why do we have laws in australia
What is law? Law is the system by which a society is regulated. It consists of rules with regard to behaviour, both at the time of action and the steps taken to rectify (correct) an unlawful action. Penalties range from compensation to punishment, aspects that will be addressed later this chapter. If there were no laws, then people could do anything they wished, a situation called
anarchy. A state of anarchy becomes problematic when society is unable to function because everyone operates according to their own desires. Imagine a world without law; you would be open to all manner of abuse. See Image 1 There are many reasons why we need law: to regulate society; to protect people; to enforce rights and to solve conflicts. Laws prevent or deter people from behaving in a manner that negatively affects the quality of life of other people, therefore the consequences of breaking the law often fit the crime. In some cases, such as action resulting in minor injury, compensation (the payment of money to rectify a situation) may suffice. Other cases result in long or short-term imprisonment where the length of the term reflects the severity of the crime to deter other potential criminals from committing the same crime. See Image 2 In addition to penalties for unlawful behaviour, laws also govern what happens after the initial action, the process of justice. We will cover the Australian legal system in further detail in a later topic. All laws are rules but not all rules are laws.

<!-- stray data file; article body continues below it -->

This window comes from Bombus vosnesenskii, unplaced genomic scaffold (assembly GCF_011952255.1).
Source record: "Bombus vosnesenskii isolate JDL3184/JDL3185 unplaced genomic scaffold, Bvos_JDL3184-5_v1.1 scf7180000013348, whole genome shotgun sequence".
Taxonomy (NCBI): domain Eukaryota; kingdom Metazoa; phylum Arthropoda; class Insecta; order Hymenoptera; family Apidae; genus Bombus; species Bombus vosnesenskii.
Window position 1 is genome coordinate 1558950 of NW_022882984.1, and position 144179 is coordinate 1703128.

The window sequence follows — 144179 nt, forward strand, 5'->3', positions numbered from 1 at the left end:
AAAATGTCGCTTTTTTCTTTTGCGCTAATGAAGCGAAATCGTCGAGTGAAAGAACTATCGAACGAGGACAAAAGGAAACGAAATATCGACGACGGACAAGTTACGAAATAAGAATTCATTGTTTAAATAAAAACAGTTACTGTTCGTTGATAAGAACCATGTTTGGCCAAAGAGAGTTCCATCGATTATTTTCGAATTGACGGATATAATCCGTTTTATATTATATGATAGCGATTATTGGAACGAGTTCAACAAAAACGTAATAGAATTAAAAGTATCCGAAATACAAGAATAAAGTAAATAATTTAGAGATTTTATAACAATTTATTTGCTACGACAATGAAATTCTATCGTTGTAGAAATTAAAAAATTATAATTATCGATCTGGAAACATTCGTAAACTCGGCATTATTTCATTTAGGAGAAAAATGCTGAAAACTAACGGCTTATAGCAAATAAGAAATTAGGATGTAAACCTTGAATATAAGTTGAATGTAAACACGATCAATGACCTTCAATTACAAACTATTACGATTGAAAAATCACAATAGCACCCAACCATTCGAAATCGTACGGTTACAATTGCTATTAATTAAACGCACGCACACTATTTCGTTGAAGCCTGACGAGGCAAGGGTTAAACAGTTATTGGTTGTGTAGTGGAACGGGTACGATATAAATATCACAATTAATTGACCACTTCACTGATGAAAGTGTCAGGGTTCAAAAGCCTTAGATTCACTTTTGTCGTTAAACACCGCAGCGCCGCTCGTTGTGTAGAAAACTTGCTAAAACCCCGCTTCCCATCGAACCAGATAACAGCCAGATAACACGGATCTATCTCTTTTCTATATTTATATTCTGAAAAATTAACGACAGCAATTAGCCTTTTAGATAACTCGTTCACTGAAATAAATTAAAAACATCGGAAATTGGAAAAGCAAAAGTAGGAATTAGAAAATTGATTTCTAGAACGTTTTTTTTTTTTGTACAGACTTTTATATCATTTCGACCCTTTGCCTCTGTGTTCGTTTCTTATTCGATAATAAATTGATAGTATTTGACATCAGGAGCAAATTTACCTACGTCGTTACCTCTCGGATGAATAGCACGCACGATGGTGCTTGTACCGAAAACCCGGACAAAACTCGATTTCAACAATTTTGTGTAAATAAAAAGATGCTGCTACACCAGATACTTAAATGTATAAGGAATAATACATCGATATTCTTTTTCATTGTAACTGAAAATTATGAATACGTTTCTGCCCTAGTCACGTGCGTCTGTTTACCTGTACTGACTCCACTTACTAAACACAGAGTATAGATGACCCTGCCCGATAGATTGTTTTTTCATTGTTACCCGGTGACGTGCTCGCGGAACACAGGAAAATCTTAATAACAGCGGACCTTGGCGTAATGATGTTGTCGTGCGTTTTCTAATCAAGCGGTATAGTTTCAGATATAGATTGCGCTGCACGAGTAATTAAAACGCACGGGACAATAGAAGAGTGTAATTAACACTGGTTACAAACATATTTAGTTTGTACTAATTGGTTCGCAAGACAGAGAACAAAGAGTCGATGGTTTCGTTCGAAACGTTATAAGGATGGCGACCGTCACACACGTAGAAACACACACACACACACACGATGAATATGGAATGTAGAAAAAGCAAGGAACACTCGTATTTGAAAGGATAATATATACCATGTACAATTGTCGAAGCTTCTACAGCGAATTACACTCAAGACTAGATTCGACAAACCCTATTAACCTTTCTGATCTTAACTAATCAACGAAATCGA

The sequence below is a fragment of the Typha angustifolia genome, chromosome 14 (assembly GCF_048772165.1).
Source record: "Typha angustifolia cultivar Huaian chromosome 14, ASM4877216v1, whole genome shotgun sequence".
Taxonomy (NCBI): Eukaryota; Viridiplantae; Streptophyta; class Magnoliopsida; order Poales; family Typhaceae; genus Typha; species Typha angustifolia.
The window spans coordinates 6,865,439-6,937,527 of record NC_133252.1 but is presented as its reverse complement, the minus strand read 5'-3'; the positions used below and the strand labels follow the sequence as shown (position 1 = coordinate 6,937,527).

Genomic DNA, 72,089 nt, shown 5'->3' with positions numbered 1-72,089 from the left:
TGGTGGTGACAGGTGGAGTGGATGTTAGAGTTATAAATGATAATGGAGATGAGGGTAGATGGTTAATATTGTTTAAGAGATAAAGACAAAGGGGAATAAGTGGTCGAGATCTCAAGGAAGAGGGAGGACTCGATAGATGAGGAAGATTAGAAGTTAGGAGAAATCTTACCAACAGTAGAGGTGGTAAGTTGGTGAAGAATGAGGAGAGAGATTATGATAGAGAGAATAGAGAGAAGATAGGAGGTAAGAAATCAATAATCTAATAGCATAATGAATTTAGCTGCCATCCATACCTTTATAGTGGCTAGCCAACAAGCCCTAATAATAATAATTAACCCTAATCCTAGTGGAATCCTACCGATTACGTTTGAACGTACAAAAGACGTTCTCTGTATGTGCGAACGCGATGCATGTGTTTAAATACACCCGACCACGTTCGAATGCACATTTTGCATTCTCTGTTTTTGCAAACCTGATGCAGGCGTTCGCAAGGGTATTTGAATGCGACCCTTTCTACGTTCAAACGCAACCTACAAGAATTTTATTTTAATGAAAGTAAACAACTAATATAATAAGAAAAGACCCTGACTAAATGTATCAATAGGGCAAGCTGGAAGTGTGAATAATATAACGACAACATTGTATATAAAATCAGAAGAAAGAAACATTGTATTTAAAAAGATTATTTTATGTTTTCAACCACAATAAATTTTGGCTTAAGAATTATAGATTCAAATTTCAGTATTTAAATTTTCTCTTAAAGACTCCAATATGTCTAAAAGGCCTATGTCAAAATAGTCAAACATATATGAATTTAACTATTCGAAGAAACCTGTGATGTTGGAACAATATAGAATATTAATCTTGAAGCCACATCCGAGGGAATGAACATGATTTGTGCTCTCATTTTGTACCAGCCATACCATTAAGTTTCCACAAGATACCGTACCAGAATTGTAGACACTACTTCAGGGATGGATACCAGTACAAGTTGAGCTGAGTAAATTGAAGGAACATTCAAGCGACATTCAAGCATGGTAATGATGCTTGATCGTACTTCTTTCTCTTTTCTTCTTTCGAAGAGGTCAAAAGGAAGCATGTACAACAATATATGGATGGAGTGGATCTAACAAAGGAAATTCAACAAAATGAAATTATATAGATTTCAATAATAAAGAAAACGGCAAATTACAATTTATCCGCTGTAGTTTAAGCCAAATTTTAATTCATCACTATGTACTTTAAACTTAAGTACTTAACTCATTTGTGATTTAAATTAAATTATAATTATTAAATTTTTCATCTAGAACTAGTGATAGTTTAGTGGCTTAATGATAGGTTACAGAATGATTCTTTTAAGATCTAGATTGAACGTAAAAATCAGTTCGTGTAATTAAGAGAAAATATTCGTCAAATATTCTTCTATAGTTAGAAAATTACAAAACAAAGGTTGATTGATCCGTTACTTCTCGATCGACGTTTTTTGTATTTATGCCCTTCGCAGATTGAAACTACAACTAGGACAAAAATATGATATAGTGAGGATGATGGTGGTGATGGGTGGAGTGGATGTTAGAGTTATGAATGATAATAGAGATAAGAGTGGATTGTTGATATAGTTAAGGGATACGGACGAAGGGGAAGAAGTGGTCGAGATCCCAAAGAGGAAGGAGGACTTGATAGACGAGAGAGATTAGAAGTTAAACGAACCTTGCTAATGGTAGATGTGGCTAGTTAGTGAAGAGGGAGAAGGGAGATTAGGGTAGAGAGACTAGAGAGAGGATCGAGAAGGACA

The difference between a rule and a law mainly relates to the scope of the rule. Rules usually apply to specific groups or at specific times, while the law applies to everyone, all the time. See Image 3 Your parents might enforce a household rule, such as a curfew, which may be different from another household's rule. In this example, the rule is subject to specific boundaries, that is, if you live in your parents' house, you must follow their rules and suffer the consequences if you do not. See Image 4 Different rules apply according to different needs. Rules about proper attire on a construction site would differ from rules about proper attire for a nightclub, for example, because of the specific context in each case. See Images 5 6 Laws are rules that apply to everyone living in a particular society, all the time. International law, for example, applies to everyone in the world. Countries, States, Territories and local councils may have laws specific to, and limited to, their area of jurisdiction (influence). Why do we need laws? Students use a local problem to understand the need for making laws. A problem is defined and students generate interpretations of the problem and possible solutions. Using role-play, students participate in the process of consultation, representation, and selection to write a law. Two sessions. Local newspaper story or use example given. Presenting the problem: A local resident described a developing horror in our own neighbourhood.